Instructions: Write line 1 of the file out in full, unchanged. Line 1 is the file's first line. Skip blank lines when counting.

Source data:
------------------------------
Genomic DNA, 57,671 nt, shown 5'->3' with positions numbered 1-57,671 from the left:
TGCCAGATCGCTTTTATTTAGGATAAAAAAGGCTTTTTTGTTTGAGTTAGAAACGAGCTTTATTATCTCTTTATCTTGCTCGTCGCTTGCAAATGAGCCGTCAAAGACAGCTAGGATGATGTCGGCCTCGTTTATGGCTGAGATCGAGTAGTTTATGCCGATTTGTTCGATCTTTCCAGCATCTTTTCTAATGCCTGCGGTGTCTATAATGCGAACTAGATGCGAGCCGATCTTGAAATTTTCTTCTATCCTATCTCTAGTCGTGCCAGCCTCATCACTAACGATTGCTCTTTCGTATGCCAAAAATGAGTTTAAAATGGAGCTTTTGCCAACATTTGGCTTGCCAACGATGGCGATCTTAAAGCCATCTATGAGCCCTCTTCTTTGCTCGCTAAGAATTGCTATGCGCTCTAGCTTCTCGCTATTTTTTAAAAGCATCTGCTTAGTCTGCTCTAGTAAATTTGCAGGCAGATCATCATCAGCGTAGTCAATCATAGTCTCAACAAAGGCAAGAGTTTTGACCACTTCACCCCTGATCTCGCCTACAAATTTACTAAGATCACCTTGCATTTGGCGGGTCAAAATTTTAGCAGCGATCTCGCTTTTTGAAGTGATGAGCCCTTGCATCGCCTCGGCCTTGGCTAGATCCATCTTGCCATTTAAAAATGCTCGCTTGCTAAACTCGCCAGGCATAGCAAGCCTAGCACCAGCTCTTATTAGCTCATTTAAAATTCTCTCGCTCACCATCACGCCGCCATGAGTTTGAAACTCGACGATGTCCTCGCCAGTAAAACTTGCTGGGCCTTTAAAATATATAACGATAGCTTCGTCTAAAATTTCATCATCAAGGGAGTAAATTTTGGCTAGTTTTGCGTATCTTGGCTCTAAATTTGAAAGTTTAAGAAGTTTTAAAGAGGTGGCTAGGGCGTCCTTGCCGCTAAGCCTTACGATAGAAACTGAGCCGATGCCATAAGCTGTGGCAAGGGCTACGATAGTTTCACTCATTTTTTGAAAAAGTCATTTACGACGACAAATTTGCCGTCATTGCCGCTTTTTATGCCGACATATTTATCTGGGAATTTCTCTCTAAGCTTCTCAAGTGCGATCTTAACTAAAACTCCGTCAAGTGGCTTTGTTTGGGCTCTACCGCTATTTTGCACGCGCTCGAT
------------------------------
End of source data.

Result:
Genomic DNA, 57,671 nt, shown 5'->3' with positions numbered 1-57,671 from the left: